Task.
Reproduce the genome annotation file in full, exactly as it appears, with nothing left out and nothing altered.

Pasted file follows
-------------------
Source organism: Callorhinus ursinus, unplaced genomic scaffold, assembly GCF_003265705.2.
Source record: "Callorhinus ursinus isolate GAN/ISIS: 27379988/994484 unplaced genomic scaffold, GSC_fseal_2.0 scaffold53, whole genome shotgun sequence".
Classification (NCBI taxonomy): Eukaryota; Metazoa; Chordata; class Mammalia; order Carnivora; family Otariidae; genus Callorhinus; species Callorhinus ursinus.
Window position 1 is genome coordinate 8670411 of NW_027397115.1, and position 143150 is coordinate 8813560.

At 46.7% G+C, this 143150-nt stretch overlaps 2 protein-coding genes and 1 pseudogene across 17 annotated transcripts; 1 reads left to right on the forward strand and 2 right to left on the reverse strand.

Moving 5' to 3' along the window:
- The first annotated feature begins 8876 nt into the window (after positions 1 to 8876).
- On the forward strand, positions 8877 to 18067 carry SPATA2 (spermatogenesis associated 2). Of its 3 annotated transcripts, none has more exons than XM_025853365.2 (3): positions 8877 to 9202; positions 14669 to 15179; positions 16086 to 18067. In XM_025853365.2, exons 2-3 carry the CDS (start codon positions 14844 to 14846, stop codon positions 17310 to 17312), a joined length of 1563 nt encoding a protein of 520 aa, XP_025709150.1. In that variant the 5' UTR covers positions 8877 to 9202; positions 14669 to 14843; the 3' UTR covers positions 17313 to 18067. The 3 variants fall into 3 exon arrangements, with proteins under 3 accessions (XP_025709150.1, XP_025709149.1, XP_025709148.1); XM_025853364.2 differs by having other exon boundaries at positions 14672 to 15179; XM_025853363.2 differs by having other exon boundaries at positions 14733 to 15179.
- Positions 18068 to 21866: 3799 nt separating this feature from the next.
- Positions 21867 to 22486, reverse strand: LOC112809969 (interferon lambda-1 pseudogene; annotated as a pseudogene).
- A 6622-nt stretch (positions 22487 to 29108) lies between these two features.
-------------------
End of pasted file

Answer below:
Source organism: Callorhinus ursinus, unplaced genomic scaffold, assembly GCF_003265705.2.
Source record: "Callorhinus ursinus isolate GAN/ISIS: 27379988/994484 unplaced genomic scaffold, GSC_fseal_2.0 scaffold53, whole genome shotgun sequence".
Classification (NCBI taxonomy): Eukaryota; Metazoa; Chordata; class Mammalia; order Carnivora; family Otariidae; genus Callorhinus; species Callorhinus ursinus.
Window position 1 is genome coordinate 8670411 of NW_027397115.1, and position 143150 is coordinate 8813560.

At 46.7% G+C, this 143150-nt stretch overlaps 2 protein-coding genes and 1 pseudogene across 17 annotated transcripts; 1 reads left to right on the forward strand and 2 right to left on the reverse strand.

Moving 5' to 3' along the window:
- The first annotated feature begins 8876 nt into the window (after positions 1 to 8876).
- On the forward strand, positions 8877 to 18067 carry SPATA2 (spermatogenesis associated 2). Of its 3 annotated transcripts, none has more exons than XM_025853365.2 (3): positions 8877 to 9202; positions 14669 to 15179; positions 16086 to 18067. In XM_025853365.2, exons 2-3 carry the CDS (start codon positions 14844 to 14846, stop codon positions 17310 to 17312), a joined length of 1563 nt encoding a protein of 520 aa, XP_025709150.1. In that variant the 5' UTR covers positions 8877 to 9202; positions 14669 to 14843; the 3' UTR covers positions 17313 to 18067. The 3 variants fall into 3 exon arrangements, with proteins under 3 accessions (XP_025709150.1, XP_025709149.1, XP_025709148.1); XM_025853364.2 differs by having other exon boundaries at positions 14672 to 15179; XM_025853363.2 differs by having other exon boundaries at positions 14733 to 15179.
- Positions 18068 to 21866: 3799 nt separating this feature from the next.
- Positions 21867 to 22486, reverse strand: LOC112809969 (interferon lambda-1 pseudogene; annotated as a pseudogene).
- A 6622-nt stretch (positions 22487 to 29108) lies between these two features.